Submissions

Speaking on behalf of the Peninsula Community on matters which will impact on the quality of life of those who live and visit here is an important part of what KPCA does. Copies of formal submissions made on Kelvin Peninsula community’s behalf by your committee are detailed below.

The Community gave KPCA a clear and strong mandate to oppose any extension to the Aircraft Noise Boundaries that control the number of aircraft movements at the airport at Frankton during the public consultation in the middle of 2018. We have been pressing the Council to respect the Community opposition in its dealings with the Queenstown Airport Corporation, as its Council-Controlled Trading Organisation. We have been doing this through articles in local media and submissions to Council, both in writing and orally during Council meeting public forums and (co)hosting related public meetings.

Submissions:   Don’t leave us in the Dark          June 2019 Council Meeting        MartinJenkins submission Feb 2020
SOI submission 20 April 2020

Queenstown Lakes District Council is grappling with growth issues and the need to upgrade infrastructure, in particular through the work-streams of Wakatipu Way To Go, a consortium formed by Otago Regional Council, QLDC and NZ Transport Agency.

KPCA was represented at working group meetings to consider the business case for WWTG Lake Wakatipu Public Ferry Transport. This is essentially  about whether a ferry operation with some level of public investment would be viable over the long term given combinations of route options, infrastructure upgrades and the desire to integrate services with the wider public transport network. It takes into account the existing private ferry operator currently running an hourly service on Frankton Arm. Both the Hilton and Bay View pier remain integral to any Frankton Arm to Queenstown Bay route. We advocated strongly for fares to match the $2 bus fare, more frequent services and integrated ticketing.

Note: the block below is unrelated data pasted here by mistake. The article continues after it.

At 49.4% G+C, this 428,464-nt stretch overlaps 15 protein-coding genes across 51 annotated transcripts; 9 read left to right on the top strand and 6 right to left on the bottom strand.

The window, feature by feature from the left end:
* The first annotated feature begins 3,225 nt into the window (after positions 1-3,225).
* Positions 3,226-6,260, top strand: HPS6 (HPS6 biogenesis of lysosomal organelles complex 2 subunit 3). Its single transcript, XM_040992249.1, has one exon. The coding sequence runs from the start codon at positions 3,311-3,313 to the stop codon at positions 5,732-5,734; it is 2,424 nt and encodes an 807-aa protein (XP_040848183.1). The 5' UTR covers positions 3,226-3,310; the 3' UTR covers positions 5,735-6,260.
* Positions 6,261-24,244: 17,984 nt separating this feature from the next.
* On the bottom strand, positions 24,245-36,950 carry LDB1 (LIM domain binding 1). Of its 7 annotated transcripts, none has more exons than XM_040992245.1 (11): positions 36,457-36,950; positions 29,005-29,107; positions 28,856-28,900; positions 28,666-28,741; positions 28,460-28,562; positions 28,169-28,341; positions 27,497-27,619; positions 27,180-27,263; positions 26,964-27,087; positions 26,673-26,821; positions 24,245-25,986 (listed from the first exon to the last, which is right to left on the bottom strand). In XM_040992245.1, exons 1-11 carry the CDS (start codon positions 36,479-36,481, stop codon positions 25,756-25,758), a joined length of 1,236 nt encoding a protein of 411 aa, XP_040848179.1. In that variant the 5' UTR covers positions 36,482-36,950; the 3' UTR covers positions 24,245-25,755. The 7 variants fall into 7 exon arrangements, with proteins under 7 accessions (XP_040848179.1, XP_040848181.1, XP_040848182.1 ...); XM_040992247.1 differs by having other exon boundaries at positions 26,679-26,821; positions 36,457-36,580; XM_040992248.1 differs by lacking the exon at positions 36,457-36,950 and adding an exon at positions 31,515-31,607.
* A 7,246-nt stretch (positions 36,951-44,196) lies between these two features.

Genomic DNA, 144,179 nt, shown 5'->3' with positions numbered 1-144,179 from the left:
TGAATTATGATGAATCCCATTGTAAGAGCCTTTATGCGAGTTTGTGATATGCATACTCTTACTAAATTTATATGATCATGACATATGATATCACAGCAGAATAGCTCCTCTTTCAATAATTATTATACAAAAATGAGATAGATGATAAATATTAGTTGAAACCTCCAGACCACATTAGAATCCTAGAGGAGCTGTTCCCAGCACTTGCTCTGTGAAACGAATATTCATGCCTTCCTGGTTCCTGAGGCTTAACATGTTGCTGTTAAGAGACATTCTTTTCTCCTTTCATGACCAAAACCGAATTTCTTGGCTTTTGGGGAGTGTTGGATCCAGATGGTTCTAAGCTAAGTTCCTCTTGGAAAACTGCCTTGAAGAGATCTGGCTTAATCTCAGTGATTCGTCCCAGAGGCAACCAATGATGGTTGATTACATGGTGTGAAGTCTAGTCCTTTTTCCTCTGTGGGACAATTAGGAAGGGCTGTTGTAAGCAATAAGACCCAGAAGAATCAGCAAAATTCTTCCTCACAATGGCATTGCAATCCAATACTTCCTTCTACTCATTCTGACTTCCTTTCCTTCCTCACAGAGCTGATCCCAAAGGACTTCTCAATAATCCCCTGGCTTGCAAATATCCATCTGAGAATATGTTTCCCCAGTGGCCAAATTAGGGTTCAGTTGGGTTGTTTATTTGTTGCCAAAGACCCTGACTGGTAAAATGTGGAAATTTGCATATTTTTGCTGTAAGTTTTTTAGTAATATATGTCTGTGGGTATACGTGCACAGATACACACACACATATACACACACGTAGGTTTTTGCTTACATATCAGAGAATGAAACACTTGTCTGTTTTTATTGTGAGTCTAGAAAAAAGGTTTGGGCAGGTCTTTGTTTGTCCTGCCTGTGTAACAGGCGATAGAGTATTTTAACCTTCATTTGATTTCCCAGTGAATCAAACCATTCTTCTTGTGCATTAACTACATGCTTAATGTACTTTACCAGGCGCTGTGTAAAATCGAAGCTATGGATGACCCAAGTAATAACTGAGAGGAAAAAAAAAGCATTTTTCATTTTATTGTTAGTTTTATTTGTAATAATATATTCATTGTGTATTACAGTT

In February 2020 David Mayhew presented an oral submission on behalf of KPCA regarding the Otago Regional Public Transport Plan in support of a proposed variation to allow consideration of a ferry service.

KPCA made a submission on possible cycleways for commuters as part of the WWTG Active Travel Network, dealing in particular with the concern about using the existing trail for high speed electric cycles, skateboards and scooters.

Submission on “Way to go”

A topic which came to a head during COVID-19  Level 4 lockdown was a clash of interests over use of the trail by walkers and cyclists.  This has always been inherent in the use of the trail, but the growth in use during lockdown saw many complaints about a lack of regard for the safety of walkers, particularly the young and the old.  KPCA raised this with Council which caused a bit of a stir: see our Website Blogs of 6 and 7 April 2020: https://kelvinpeninsula.org/home-kpca/kpca-advocacy-and-news-posts/.   We asked for residents’ comments (via our contact list) and provided the feedback to Council.

The Frankton Masterplan will have a direct impact on Peninsula dwellers. KPCA considers that the future development of Frankton cannot be viewed in isolation from the development of other areas of the Wakatipu, including the Peninsula. What is required is a comprehensive long-term strategy for the use of our geographically constrained space in an environmentally and socially sustainable manner: in other words a spatial plan. The Frankton Masterplan could then be sensibly reviewed in that context. In saying this, we had in mind the wider spatial plan promised as part of the Visitor Levy funded infrastructure developments, involving both Council and central government.

KPCA opposed the Council’s application to discharge wastewater overflow into our lakes and rivers for the next 35 years. Queenstown Bay, Frankton Bay and Lake Hayes are three of the areas most likely to be impacted should this consent be given.  Click here for the submission

A concept plan for the landscaping of the Park was launched at our AGM in March 2020.  We have provided the Landscape Designer, Katie Deans, with an outline of the general principles we think should apply and some specific thoughts on facilities needed as part of the redevelopment following the felling of the pine forest